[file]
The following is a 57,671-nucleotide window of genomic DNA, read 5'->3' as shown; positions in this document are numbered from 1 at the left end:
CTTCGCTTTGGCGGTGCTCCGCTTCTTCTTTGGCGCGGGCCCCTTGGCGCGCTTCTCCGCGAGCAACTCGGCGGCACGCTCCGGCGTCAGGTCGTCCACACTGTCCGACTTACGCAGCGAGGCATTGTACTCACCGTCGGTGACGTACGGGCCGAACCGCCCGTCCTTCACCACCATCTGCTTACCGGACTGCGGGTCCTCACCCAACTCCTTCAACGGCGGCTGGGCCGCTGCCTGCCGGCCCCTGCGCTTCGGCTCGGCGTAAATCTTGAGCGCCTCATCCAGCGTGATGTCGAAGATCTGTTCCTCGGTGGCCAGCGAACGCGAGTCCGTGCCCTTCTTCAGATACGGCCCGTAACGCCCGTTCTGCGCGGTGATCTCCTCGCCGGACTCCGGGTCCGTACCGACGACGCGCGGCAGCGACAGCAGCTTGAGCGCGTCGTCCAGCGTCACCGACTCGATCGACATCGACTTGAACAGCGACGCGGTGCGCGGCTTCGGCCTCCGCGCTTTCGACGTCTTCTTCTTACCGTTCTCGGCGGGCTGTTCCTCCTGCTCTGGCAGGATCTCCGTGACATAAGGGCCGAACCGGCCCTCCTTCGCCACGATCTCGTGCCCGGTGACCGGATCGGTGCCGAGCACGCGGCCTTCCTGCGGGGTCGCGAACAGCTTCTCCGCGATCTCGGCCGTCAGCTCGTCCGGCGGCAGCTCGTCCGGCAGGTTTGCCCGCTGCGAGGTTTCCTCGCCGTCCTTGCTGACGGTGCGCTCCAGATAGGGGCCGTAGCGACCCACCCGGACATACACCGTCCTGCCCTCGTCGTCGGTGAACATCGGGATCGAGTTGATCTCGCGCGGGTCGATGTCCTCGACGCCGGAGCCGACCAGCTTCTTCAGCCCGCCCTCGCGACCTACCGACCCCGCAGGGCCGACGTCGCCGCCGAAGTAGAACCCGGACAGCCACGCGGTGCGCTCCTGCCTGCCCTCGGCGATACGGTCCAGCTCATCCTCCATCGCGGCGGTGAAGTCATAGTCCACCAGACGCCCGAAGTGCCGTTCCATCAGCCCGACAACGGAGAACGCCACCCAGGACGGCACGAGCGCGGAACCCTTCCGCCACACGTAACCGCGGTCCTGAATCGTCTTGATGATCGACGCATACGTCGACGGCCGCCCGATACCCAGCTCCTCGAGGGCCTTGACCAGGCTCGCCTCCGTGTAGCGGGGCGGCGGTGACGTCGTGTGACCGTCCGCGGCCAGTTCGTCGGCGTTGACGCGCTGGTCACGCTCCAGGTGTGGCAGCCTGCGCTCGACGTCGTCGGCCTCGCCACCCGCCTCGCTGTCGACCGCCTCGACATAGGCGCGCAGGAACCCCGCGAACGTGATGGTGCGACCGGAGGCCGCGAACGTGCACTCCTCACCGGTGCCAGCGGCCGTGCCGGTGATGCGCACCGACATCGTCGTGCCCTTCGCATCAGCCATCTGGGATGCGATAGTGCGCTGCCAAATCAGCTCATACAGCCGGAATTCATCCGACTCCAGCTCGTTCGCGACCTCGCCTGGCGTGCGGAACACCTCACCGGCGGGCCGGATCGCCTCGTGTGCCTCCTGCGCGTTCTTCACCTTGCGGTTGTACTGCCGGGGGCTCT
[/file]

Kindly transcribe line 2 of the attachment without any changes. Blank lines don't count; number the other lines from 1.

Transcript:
CTTCGCTTTGGCGGTGCTCCGCTTCTTCTTTGGCGCGGGCCCCTTGGCGCGCTTCTCCGCGAGCAACTCGGCGGCACGCTCCGGCGTCAGGTCGTCCACACTGTCCGACTTACGCAGCGAGGCATTGTACTCACCGTCGGTGACGTACGGGCCGAACCGCCCGTCCTTCACCACCATCTGCTTACCGGACTGCGGGTCCTCACCCAACTCCTTCAACGGCGGCTGGGCCGCTGCCTGCCGGCCCCTGCGCTTCGGCTCGGCGTAAATCTTGAGCGCCTCATCCAGCGTGATGTCGAAGATCTGTTCCTCGGTGGCCAGCGAACGCGAGTCCGTGCCCTTCTTCAGATACGGCCCGTAACGCCCGTTCTGCGCGGTGATCTCCTCGCCGGACTCCGGGTCCGTACCGACGACGCGCGGCAGCGACAGCAGCTTGAGCGCGTCGTCCAGCGTCACCGACTCGATCGACATCGACTTGAACAGCGACGCGGTGCGCGGCTTCGGCCTCCGCGCTTTCGACGTCTTCTTCTTACCGTTCTCGGCGGGCTGTTCCTCCTGCTCTGGCAGGATCTCCGTGACATAAGGGCCGAACCGGCCCTCCTTCGCCACGATCTCGTGCCCGGTGACCGGATCGGTGCCGAGCACGCGGCCTTCCTGCGGGGTCGCGAACAGCTTCTCCGCGATCTCGGCCGTCAGCTCGTCCGGCGGCAGCTCGTCCGGCAGGTTTGCCCGCTGCGAGGTTTCCTCGCCGTCCTTGCTGACGGTGCGCTCCAGATAGGGGCCGTAGCGACCCACCCGGACATACACCGTCCTGCCCTCGTCGTCGGTGAACATCGGGATCGAGTTGATCTCGCGCGGGTCGATGTCCTCGACGCCGGAGCCGACCAGCTTCTTCAGCCCGCCCTCGCGACCTACCGACCCCGCAGGGCCGACGTCGCCGCCGAAGTAGAACCCGGACAGCCACGCGGTGCGCTCCTGCCTGCCCTCGGCGATACGGTCCAGCTCATCCTCCATCGCGGCGGTGAAGTCATAGTCCACCAGACGCCCGAAGTGCCGTTCCATCAGCCCGACAACGGAGAACGCCACCCAGGACGGCACGAGCGCGGAACCCTTCCGCCACACGTAACCGCGGTCCTGAATCGTCTTGATGATCGACGCATACGTCGACGGCCGCCCGATACCCAGCTCCTCGAGGGCCTTGACCAGGCTCGCCTCCGTGTAGCGGGGCGGCGGTGACGTCGTGTGACCGTCCGCGGCCAGTTCGTCGGCGTTGACGCGCTGGTCACGCTCCAGGTGTGGCAGCCTGCGCTCGACGTCGTCGGCCTCGCCACCCGCCTCGCTGTCGACCGCCTCGACATAGGCGCGCAGGAACCCCGCGAACGTGATGGTGCGACCGGAGGCCGCGAACGTGCACTCCTCACCGGTGCCAGCGGCCGTGCCGGTGATGCGCACCGACATCGTCGTGCCCTTCGCATCAGCCATCTGGGATGCGATAGTGCGCTGCCAAATCAGCTCATACAGCCGGAATTCATCCGACTCCAGCTCGTTCGCGACCTCGCCTGGCGTGCGGAACACCTCACCGGCGGGCCGGATCGCCTCGTGTGCCTCCTGCGCGTTCTTCACCTTGCGGTTGTACTGCCGGGGGCTCT